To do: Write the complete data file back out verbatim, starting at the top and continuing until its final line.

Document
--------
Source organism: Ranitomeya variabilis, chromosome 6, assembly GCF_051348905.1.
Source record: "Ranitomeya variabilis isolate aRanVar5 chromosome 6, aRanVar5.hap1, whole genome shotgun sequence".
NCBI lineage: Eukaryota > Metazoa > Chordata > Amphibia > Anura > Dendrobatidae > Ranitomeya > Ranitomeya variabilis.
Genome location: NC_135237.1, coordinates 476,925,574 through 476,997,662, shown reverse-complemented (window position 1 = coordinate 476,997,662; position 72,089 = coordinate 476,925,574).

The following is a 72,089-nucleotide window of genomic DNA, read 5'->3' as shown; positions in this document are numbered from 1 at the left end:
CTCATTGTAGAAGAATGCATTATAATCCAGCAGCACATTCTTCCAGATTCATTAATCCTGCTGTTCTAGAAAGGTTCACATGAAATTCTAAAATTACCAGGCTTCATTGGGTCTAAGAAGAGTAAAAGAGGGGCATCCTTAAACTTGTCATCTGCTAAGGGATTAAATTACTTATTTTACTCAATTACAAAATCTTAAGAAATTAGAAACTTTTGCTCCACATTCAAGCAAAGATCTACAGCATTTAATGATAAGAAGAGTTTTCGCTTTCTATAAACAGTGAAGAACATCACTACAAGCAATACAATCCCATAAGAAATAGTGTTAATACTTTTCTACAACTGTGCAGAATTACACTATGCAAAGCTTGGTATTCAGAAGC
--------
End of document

Source organism: Ranitomeya variabilis, chromosome 6, assembly GCF_051348905.1.
Source record: "Ranitomeya variabilis isolate aRanVar5 chromosome 6, aRanVar5.hap1, whole genome shotgun sequence".
NCBI lineage: Eukaryota > Metazoa > Chordata > Amphibia > Anura > Dendrobatidae > Ranitomeya > Ranitomeya variabilis.
Genome location: NC_135237.1, coordinates 476,925,574 through 476,997,662, shown reverse-complemented (window position 1 = coordinate 476,997,662; position 72,089 = coordinate 476,925,574).

The following is a 72,089-nucleotide window of genomic DNA, read 5'->3' as shown; positions in this document are numbered from 1 at the left end:
CTCATTGTAGAAGAATGCATTATAATCCAGCAGCACATTCTTCCAGATTCATTAATCCTGCTGTTCTAGAAAGGTTCACATGAAATTCTAAAATTACCAGGCTTCATTGGGTCTAAGAAGAGTAAAAGAGGGGCATCCTTAAACTTGTCATCTGCTAAGGGATTAAATTACTTATTTTACTCAATTACAAAATCTTAAGAAATTAGAAACTTTTGCTCCACATTCAAGCAAAGATCTACAGCATTTAATGATAAGAAGAGTTTTCGCTTTCTATAAACAGTGAAGAACATCACTACAAGCAATACAATCCCATAAGAAATAGTGTTAATACTTTTCTACAACTGTGCAGAATTACACTATGCAAAGCTTGGTATTCAGAAGC